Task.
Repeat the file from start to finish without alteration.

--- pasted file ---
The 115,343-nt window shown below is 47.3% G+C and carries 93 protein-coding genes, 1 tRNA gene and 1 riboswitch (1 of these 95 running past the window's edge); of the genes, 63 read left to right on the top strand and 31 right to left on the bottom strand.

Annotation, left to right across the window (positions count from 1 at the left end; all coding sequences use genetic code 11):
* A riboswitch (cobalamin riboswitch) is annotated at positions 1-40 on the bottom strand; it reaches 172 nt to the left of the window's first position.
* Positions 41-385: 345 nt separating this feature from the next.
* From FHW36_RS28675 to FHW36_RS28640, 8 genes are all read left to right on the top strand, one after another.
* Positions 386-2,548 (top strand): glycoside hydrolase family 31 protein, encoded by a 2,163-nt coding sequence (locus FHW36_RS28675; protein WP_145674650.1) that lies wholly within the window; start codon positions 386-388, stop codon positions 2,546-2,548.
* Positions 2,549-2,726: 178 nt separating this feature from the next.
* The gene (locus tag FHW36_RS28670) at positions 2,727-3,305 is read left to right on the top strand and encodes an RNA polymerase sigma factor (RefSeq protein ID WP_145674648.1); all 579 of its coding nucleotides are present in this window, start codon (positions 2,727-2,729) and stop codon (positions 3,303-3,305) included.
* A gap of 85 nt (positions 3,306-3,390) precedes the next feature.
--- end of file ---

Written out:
The 115,343-nt window shown below is 47.3% G+C and carries 93 protein-coding genes, 1 tRNA gene and 1 riboswitch (1 of these 95 running past the window's edge); of the genes, 63 read left to right on the top strand and 31 right to left on the bottom strand.

Annotation, left to right across the window (positions count from 1 at the left end; all coding sequences use genetic code 11):
* A riboswitch (cobalamin riboswitch) is annotated at positions 1-40 on the bottom strand; it reaches 172 nt to the left of the window's first position.
* Positions 41-385: 345 nt separating this feature from the next.
* From FHW36_RS28675 to FHW36_RS28640, 8 genes are all read left to right on the top strand, one after another.
* Positions 386-2,548 (top strand): glycoside hydrolase family 31 protein, encoded by a 2,163-nt coding sequence (locus FHW36_RS28675; protein WP_145674650.1) that lies wholly within the window; start codon positions 386-388, stop codon positions 2,546-2,548.
* Positions 2,549-2,726: 178 nt separating this feature from the next.
* The gene (locus tag FHW36_RS28670) at positions 2,727-3,305 is read left to right on the top strand and encodes an RNA polymerase sigma factor (RefSeq protein ID WP_145674648.1); all 579 of its coding nucleotides are present in this window, start codon (positions 2,727-2,729) and stop codon (positions 3,303-3,305) included.
* A gap of 85 nt (positions 3,306-3,390) precedes the next feature.